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New import duties’ll increase smuggling activities – Maritime operators

By Godwin Oritse

Stakeholders in the maritime sector have faulted the increase in import duties contained in the new fiscal policy of the Federal Government, saying that the new policy is a Greek gift, that will encourage smuggling across the country in the coming year.

The new fiscal policy, which takes effects from November 21, 2016, is contained in a circular by the Ministry of Finance with reference number F1714/133.

In the new import policy, Tissue paper that attracted 15 percent has been increased to 20 percent.

Speaking to Vanguard on the new import policy, the National Publicity Secretary of Association of Nigerian Licensed Customs Agents, ANLCA, Mr. Kayode Farinto, said while other countries were collecting 10 percent duty on rice, Nigeria collects 10 percent and a levy of 40 percent, which is 50 percent.

Farinto said  that the government may mean well but that formulators of these policies were getting it wrong, adding that they cannot put the cart before the horse.

He explained that fiscal policies of government should encourage Nigerian importers to return to the country, but that the current import policy has further sent them to ports of neighbouring countries.

He said: “Nigerian importers should be encouraged by being given incentives and what are these incentives? They are duty reduction on imports. Government should reduced the duty on new vehicles as the duty on such cargoes has made it impossible for majority of Nigerians to buy them.”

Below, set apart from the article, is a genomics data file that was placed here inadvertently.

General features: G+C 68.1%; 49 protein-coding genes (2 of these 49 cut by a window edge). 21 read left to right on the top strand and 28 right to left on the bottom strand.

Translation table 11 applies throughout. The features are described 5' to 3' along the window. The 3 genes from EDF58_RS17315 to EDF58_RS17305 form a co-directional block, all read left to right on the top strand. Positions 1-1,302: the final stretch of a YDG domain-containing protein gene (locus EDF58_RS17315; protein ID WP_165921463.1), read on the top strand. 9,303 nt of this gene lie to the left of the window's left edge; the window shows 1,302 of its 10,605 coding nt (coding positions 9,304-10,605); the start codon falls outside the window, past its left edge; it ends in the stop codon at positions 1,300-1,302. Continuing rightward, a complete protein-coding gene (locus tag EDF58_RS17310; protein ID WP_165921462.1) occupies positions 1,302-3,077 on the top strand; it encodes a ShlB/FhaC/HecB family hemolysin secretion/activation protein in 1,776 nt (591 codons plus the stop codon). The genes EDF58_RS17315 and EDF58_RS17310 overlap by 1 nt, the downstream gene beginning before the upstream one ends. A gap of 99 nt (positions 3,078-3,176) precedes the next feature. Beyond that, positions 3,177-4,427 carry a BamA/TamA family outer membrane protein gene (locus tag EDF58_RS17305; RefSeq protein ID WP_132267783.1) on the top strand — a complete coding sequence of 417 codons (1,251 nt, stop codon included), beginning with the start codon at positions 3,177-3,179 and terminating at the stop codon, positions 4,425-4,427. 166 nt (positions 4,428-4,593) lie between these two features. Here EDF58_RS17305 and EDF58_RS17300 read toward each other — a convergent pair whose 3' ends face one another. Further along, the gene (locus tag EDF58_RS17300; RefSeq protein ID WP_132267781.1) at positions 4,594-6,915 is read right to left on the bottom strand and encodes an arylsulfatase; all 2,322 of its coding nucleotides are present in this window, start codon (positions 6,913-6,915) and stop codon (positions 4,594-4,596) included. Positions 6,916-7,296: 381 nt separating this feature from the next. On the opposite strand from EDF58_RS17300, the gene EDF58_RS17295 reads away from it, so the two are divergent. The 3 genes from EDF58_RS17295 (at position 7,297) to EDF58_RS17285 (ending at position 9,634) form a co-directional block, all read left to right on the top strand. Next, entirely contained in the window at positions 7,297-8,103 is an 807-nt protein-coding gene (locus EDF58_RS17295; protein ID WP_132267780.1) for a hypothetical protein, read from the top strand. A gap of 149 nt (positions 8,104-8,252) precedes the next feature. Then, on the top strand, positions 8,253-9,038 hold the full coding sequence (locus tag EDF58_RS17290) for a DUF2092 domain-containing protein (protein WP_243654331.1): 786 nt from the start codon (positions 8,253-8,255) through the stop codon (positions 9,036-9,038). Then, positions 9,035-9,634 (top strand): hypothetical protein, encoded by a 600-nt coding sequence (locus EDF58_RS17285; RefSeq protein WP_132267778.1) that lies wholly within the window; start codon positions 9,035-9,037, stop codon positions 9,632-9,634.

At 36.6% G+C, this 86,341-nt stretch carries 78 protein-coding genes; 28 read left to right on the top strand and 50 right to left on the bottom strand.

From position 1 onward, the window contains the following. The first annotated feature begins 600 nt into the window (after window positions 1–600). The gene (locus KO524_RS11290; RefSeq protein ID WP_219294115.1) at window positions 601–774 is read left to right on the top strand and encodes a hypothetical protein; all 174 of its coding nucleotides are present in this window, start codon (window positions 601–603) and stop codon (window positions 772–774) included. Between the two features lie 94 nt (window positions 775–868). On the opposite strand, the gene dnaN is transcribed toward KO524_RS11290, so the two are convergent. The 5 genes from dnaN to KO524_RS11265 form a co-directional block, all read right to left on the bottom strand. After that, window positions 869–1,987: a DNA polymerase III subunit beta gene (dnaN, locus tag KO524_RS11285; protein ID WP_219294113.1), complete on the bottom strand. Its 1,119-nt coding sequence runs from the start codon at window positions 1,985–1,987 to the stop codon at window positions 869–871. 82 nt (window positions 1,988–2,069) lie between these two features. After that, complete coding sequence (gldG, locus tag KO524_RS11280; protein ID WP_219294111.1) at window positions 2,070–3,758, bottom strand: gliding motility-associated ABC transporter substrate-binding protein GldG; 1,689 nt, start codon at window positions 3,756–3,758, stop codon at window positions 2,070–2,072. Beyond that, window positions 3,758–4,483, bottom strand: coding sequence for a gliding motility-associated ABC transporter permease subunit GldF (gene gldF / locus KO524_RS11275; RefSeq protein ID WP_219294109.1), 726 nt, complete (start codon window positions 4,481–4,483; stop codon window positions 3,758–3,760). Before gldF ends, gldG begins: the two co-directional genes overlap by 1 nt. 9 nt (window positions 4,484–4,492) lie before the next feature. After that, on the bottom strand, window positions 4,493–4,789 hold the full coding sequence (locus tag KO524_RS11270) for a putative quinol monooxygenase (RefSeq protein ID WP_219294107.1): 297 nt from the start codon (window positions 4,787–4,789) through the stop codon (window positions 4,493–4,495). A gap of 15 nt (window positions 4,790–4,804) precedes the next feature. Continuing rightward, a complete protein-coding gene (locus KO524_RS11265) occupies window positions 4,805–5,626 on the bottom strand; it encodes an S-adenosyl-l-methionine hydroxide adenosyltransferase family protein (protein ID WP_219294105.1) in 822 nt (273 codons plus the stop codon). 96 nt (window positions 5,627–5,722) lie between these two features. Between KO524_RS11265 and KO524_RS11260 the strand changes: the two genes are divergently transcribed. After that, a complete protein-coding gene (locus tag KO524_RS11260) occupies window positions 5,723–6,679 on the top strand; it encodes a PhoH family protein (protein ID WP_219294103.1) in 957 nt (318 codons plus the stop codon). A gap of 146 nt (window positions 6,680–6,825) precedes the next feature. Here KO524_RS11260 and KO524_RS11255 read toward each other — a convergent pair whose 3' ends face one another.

“Take Prado for instance, if you bring in a 2015 Prado, you are likely to pay a duty of N6million but if that same Prado comes in through Cotonou, the most you will pay as duty will N1million at the land border and the same vehicle is smuggled into the country.

“What the government should have done was to abolish the auto policy because the policy is not mass oriented, it will not generate revenue for government and it is anti-economy.

“Where are the locally assembled vehicles, the Senate Committee came and discovered that so called locally assembled vehicles were vehicles that were fully built imported without tyres and mirrors.

“It takes only five men to assemble the vehicles in Nigeria.”

Similarly, the National President of the National Council of Managing Directors of Licensed Customs Agents, NCMDLCA, Mr Lucky Amiwero, said that fiscal policy measures were supposed to attract investments and create wealth.

Amiwero explained that in as much as the government wants diversify the economy, there was need to create a balance so as not to loose the nation’s cargo traffic to other countries.




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